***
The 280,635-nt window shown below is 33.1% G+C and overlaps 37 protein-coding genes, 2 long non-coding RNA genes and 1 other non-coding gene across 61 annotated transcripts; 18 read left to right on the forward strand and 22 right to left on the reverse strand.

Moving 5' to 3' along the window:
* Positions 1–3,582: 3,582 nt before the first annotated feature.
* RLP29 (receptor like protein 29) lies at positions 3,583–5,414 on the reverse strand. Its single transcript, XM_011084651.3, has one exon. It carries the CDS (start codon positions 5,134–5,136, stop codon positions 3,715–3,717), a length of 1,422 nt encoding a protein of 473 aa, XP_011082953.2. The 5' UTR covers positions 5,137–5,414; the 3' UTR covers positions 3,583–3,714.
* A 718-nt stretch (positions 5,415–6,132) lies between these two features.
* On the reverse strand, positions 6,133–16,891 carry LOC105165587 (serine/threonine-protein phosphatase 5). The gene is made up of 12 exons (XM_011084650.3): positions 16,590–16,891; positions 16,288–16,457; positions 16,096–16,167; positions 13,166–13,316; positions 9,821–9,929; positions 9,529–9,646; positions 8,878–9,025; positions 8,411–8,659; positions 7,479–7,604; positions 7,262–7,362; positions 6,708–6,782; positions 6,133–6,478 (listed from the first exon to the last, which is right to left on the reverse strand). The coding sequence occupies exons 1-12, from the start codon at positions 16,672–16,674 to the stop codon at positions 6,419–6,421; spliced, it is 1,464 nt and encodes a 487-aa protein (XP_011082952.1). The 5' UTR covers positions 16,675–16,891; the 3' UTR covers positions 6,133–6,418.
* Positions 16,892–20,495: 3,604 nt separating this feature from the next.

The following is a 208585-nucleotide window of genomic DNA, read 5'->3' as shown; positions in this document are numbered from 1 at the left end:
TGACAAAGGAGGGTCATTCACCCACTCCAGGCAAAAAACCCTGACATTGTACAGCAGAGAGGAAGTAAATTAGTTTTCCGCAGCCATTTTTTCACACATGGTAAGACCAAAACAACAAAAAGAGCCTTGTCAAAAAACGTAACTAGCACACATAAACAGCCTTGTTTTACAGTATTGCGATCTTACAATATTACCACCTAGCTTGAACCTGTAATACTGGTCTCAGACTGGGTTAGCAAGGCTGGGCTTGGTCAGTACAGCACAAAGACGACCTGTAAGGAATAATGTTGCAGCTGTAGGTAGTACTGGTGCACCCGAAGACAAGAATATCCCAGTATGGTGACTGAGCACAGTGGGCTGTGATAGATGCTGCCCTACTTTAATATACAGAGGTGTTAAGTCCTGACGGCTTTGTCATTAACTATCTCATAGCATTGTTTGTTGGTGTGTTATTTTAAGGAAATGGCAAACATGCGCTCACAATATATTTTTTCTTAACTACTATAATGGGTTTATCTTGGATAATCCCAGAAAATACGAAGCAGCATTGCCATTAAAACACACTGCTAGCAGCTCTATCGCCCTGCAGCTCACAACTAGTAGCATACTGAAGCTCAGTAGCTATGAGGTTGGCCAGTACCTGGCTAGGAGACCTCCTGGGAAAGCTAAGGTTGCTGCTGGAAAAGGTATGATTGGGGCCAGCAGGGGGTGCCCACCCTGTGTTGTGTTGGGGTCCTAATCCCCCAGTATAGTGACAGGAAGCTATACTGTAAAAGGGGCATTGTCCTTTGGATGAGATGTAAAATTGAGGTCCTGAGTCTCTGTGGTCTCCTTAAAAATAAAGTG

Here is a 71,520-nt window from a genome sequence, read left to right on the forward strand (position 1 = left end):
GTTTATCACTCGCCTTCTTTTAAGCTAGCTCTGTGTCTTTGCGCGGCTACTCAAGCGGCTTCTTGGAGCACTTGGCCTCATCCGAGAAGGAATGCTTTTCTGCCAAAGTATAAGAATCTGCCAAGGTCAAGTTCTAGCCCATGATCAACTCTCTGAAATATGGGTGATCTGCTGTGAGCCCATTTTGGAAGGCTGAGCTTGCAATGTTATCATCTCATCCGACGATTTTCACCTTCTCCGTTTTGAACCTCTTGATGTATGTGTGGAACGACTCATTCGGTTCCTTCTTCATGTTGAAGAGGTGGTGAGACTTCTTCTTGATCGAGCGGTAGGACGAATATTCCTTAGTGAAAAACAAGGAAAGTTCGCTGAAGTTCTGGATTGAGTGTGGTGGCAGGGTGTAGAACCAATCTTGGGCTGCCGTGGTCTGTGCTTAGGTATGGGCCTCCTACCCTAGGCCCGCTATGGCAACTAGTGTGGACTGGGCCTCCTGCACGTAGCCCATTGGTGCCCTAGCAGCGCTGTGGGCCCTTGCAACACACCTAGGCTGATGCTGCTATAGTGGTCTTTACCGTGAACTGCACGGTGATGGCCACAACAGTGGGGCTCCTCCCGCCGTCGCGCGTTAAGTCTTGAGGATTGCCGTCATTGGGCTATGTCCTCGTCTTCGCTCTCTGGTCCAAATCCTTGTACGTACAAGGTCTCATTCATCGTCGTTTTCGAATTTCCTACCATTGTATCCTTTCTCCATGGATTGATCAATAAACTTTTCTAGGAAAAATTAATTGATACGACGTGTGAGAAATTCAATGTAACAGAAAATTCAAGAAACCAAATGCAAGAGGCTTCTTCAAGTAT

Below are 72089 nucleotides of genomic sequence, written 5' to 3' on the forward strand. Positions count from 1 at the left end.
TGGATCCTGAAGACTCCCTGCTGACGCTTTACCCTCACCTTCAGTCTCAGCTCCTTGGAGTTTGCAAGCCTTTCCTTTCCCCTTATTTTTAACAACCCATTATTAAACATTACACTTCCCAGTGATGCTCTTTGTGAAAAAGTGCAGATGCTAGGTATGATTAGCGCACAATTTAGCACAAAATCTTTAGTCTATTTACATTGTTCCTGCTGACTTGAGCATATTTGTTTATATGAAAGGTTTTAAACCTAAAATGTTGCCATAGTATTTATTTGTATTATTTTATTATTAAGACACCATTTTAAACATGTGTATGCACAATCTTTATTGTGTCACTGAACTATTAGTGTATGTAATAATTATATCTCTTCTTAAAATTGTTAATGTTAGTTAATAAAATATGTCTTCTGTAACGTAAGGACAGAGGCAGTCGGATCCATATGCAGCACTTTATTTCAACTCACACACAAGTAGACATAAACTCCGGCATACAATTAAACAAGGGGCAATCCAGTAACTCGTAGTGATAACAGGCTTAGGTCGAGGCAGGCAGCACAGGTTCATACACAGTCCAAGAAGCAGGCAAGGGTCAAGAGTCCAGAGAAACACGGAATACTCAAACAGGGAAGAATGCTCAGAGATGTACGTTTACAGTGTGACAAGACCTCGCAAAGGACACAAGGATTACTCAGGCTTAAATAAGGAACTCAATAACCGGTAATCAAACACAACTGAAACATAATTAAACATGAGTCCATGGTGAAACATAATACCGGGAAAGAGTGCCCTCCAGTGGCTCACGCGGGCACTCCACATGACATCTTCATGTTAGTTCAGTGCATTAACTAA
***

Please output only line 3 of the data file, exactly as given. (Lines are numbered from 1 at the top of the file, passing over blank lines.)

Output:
* Positions 1–3,582: 3,582 nt before the first annotated feature.